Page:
16 Paget-Schroetter Syndrome


Clinical Presentation

A 31-year-old minor league pitcher with a history of intermittent left-arm tenderness and swelling presented to the emergency room with an acute episode of marked pain and swelling after a game.

Figure 16-1 Diagnosis and treatment of Paget-Schroetter syndrome. (A) Left-arm venogram performed by contrast injection of a left-hand IV shows thrombosis of the brachial, axillary, and subclavian veins. (B) Left-arm venogram after catheter-directed infusion of recombinant tissue plasminogen activator for 4 hours shows partial thrombolysis. (C) Repeat venogram after overnight infusion shows patent axillary and subclavian veins with occlusion at the level of the thoracic inlet. (D) Angioplasty was performed using a 12-mm balloon. (E) Repeat venography shows patency with persistent stenosis at the thoracic inlet.

Radiologic Studies

A left-arm venogram (Fig. 16-1A) performed by contrast injection through a left-hand intravenous (IV) line showed thrombosis of the left brachial, axillary, and subclavian veins with minimal development of collateral circulation.


Paget-Schroetter syndrome (PSS).



  • Puncture needle
  • 5F vascular sheath
  • 5F multipurpose catheter
  • 5F multiside-hole catheter
  • 0.035″ conventional and hydrophilic soft-tipped guidewires
  • Contrast material
  • Tissue plasminogen activator
  • Heparin

Catheter-Directed Thrombolysis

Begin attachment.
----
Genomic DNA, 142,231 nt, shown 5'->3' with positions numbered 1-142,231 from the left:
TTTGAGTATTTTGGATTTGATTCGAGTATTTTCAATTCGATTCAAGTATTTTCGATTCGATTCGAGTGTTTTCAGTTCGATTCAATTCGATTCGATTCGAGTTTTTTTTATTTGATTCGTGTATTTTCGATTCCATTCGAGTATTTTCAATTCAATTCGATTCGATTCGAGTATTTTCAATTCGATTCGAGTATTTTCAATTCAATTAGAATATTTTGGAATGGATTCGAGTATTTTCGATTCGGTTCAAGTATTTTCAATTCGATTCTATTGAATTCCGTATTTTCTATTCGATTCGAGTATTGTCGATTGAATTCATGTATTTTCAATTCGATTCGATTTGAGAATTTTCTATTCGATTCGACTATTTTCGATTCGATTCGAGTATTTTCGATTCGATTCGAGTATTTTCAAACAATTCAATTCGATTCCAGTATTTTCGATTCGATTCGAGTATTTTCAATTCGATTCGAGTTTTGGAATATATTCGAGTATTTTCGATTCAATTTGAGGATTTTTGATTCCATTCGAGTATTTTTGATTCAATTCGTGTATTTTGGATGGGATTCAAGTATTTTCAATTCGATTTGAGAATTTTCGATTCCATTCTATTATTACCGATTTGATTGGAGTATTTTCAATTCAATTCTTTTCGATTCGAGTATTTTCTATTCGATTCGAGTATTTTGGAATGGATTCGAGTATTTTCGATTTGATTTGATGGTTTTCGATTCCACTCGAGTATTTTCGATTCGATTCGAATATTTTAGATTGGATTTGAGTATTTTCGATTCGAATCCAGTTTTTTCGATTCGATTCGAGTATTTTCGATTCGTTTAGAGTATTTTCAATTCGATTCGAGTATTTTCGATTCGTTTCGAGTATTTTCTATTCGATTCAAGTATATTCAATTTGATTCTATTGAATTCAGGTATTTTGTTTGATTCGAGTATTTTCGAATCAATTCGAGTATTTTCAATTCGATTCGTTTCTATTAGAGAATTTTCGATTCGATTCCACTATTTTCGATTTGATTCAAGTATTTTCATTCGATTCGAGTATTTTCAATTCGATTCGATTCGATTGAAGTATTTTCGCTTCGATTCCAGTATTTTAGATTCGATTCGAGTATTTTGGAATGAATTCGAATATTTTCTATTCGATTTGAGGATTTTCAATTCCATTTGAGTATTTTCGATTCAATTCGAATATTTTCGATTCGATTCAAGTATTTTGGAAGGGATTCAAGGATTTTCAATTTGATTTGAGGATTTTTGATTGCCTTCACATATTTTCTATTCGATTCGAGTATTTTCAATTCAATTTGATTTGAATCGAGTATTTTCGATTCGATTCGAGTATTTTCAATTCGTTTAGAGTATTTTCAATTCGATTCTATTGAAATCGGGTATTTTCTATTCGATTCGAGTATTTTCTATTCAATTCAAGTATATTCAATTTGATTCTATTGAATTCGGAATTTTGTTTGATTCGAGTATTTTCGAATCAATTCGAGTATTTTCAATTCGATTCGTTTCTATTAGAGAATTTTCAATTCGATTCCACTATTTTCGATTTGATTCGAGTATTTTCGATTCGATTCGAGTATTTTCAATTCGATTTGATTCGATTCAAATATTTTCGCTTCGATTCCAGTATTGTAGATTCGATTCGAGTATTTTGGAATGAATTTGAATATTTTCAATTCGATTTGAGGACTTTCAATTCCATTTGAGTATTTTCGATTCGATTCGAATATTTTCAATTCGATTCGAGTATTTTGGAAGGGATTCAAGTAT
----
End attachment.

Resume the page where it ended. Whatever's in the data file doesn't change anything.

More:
The ipsilateral basilic vein was punctured using direct sonographic guidance, and the occluded axillary and subclavian veins were traversed using a hydrophilic glide wire. A multiside-hole catheter was passed into the clot. Thrombolysis was performed overnight using recombinant tissue plasminogen activator (rTPA), infused at a rate of 0.5 mg/h with heparin infusing through a peripheral IV at 200 U/h. A repeat venogram performed after 4 hours of rTPA infusion (Fig. 16-1B) showed partial thrombolysis, and infusion was continued overnight. The patient reported progressive improvement of arm swelling overnight, and complete thrombolysis was achieved over 27 hours (Fig. 16-1C). At this time, complete occlusion was present at the level of the thoracic inlet with the arm in the neutral position, and angioplasty was performed to a diameter of 12 mm to bridge the gap to surgical intervention. Patency with persistent stenosis was achieved at the thoracic inlet (Fig. 16-1E). One week later, the patient underwent successful first rib resection and release of the anterior scalene muscle. Two years later, he is symptom-free and pitching again.



PSS describes central venous thrombosis, typically involving the axillary and subclavian veins (Fig. 16-1). This syndrome affects young patients (mean age, early to mid thirties), and has a slight male predominance (55%). The underlying cause is venous compression at the level of the thoracic inlet. The finding of venous compression without associated thrombosis has often been called thoracic inlet syndrome (Fig. 16-2

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Jan 8, 2016 | Posted by in INTERVENTIONAL RADIOLOGY | Comments Off on 16 Paget-Schroetter Syndrome

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